In your circulatory system, blood pressure is the force of blood moving through your veins. It carries oxygen-rich cells to all parts of your body.
When you get your blood pressure checked, they are measuring how hard the blood is pushing against the wall of the arteries when your heart is beating, and when it is resting in between beats. But did you know that one in three American adults has high blood pressure, which doctors call hypertension? This puts affected adults at risk for a stroke or heart disease, which are among the leading causes of U.S.deaths.
To make matters worse, hypertension has been linked to dementia. Recent research shows a cognitive decline with dementia is higher in people in their 30s and 40s paired with hypertension.
Having high blood pressure this early in life continuously creates blood vessel damage in the brain. These are typically called white matter lesions. If enough nerve cells are damaged by high blood pressure, then memory cannot be restored.
Blood Flow in the Brain
The brain typically receives about 20% of the body’s blood supply, which carries oxygen, glucose, and other nutrients to give it energy. If this blood flow is blocked somehow or reduced, such as with high blood pressure, the brain is damaged.
One study found that even just slightly higher blood pressure (which is 120/80) could increase the risk of dementia. While another study found that women in their 40s with high blood pressure were 73% more likely to develop dementia than those who did not have hypertension. But now there is a risk of overall cognitive decline, including memory and processing speeds.
What Recent Studies Suggest
In a study published in The Lancet Neurology, a team checked the blood pressure of over 500 participants that ranged from the ages of 36 to 69 years old. None of the participants had dementia. The results showed that people between 36 and 43, and 43 to 53 had a greater than normal increase in blood pressure and a smaller brain volume later in life.
People who had higher blood pressure in their 30s and 40s had a 7-15% increase in white matter lesions in their brains.
“We found that higher and rising blood pressure between the ages of 36 and 53 had the strongest associations with smaller brain volume and increases in white matter brain lesions in later life,” he continues. “We speculate that these changes may, over time, result in a decline in brain function, for example, impairments in thinking and behavior, so making the case for targeting blood pressure in mid-life, if not earlier.”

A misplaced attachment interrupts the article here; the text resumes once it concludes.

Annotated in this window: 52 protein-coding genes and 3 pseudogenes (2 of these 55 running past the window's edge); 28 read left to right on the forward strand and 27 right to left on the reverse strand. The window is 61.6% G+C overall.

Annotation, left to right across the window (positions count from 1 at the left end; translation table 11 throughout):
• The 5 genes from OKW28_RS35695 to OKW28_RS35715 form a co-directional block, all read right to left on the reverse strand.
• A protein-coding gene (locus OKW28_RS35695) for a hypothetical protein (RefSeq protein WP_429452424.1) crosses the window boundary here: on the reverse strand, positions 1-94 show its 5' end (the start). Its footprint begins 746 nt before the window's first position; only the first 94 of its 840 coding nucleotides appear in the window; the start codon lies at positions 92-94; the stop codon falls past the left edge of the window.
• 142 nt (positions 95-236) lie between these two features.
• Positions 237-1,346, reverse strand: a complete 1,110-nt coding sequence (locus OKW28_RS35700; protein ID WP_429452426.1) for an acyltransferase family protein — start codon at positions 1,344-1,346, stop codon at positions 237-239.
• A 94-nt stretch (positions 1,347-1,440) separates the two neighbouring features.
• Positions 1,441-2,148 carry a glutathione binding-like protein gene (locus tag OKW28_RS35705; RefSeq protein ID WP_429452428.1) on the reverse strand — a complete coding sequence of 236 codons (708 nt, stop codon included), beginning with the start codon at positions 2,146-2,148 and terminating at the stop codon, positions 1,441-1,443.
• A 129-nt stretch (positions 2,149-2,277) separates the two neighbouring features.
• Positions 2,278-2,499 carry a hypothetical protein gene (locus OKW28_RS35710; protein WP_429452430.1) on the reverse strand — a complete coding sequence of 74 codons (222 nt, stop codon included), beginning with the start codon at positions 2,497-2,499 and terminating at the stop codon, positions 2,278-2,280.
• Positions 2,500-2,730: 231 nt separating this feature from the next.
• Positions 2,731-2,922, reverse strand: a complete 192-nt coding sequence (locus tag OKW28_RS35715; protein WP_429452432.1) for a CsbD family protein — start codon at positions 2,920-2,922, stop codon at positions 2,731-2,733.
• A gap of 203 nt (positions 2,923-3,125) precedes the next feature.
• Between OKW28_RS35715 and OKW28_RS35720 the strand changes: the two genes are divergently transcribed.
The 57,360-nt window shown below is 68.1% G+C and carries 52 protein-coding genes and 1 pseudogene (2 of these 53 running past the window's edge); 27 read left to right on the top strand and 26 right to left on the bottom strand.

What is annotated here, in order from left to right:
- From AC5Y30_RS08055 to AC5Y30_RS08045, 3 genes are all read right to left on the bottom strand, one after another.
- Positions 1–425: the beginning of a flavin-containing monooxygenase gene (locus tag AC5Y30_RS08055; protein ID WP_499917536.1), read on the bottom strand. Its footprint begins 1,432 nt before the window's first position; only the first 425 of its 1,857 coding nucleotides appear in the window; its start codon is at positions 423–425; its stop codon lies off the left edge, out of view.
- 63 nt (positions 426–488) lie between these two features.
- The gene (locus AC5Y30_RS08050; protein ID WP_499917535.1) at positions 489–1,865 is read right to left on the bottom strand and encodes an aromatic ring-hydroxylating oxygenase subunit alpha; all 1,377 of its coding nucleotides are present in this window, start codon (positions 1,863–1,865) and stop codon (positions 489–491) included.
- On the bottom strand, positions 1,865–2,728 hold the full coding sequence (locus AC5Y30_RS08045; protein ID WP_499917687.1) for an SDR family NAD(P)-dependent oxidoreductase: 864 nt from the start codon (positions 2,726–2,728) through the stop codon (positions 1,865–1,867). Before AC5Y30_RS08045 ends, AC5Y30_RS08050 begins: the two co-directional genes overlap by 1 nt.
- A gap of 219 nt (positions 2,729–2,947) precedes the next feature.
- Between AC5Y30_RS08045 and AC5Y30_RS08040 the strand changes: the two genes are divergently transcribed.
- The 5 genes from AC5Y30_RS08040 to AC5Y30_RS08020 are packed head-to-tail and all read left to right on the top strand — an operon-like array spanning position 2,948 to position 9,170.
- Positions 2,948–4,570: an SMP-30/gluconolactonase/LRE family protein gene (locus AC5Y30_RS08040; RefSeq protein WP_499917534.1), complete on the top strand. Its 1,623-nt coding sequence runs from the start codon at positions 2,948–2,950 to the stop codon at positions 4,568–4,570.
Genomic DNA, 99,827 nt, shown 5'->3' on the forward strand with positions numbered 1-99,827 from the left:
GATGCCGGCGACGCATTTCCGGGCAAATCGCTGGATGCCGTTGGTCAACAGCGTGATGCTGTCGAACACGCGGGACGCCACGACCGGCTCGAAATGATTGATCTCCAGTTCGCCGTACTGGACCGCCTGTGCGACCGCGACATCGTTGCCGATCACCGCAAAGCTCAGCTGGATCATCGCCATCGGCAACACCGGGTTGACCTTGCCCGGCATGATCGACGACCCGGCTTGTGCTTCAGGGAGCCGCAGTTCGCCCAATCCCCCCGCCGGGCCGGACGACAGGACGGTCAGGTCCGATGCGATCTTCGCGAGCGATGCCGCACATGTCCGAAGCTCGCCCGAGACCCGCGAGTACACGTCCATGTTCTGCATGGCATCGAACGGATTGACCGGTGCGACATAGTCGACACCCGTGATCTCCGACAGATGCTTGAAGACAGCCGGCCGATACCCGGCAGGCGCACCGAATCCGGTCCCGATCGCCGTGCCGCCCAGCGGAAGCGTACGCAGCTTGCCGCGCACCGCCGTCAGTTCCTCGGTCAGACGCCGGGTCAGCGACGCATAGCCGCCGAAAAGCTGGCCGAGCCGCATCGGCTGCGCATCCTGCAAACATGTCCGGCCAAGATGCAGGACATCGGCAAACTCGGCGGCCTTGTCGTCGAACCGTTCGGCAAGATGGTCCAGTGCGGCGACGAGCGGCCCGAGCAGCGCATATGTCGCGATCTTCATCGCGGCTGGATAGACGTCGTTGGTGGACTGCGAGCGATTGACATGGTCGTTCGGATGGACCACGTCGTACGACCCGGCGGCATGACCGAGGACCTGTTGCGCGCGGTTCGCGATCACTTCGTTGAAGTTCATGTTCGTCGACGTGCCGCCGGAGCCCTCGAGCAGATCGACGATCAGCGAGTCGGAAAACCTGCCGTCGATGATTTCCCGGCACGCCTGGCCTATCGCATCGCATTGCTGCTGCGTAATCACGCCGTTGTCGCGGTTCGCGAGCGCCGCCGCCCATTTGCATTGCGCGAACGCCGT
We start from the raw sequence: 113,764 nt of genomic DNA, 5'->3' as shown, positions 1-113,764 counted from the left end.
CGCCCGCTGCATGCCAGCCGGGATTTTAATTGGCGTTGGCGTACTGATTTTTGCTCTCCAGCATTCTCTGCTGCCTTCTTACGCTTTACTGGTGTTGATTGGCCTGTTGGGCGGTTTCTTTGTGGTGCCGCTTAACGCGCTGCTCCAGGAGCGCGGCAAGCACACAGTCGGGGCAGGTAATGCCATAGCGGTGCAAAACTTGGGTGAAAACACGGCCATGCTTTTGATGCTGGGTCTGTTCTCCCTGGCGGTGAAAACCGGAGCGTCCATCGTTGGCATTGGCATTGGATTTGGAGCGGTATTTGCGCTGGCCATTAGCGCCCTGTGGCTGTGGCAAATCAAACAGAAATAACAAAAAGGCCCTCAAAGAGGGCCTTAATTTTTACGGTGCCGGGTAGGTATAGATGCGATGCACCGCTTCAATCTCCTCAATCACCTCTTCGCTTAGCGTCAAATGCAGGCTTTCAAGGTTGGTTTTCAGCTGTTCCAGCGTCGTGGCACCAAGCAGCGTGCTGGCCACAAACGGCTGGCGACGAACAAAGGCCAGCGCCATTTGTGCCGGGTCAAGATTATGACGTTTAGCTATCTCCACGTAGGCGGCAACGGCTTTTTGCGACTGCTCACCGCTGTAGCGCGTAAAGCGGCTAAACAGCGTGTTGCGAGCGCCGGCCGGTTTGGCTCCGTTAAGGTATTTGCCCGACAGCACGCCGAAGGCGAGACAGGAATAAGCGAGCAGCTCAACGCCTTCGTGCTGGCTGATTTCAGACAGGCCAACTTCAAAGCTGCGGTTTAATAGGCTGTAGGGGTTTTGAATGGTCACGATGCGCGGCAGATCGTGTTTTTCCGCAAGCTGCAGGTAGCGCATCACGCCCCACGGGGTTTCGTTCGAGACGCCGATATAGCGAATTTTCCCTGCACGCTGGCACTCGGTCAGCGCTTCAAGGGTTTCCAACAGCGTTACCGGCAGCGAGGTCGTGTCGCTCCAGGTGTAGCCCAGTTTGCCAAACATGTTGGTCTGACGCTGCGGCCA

Can You Lower Your Chances Of Cognitive Decline?
Well, as far as the clinical trials say, there is no medical proof showing that controlling high blood pressure through drugs or lifestyle changes can prevent the decline in cognition or dementia.
However, the landmark Systolic Blood Pressure Intervention Trial (SPRINT), which included 9,300 participants, ended in 2015 with a positive finding about blood pressure control and heart health: Lowering systolic blood pressure to less than 120 (which is below the hypertension threshold of 140) significantly reduced the number of deaths and cardiovascular events, such as heart attack and stroke, in nondiabetic adults age 50 and older. Similar results were found for about 2,600 participants aged 75 and older.
What You Can Do
Although there has been some skepticism on if you can do anything to lower your chances of dementia, it is important to get your blood pressure down. Hypertension is not good for your brain, heart, and body, in general. You can still lower your chances of a stroke, heart disease, and more by following these guidelines:
- Diet– Your diet plays a major role. Make sure to eat things with lower salt and sodium. Sodium intake should not exceed 1,500 mg a day. Reduce, and cut out processed foods altogether, and instead eat as many vegetables, whole grains, fruits, and fish that you can.
- Exercise– Exercise can lower your blood pressure. Try to walk at least 30 minutes a day, and other moderate exercises. Keeping your weight down can help drop points in your blood pressure.
- Limit Nonsteroidal anti-inflammatory drugs- Using ibuprofen, and other NSAIDs can raise blood pressure, especially in older people.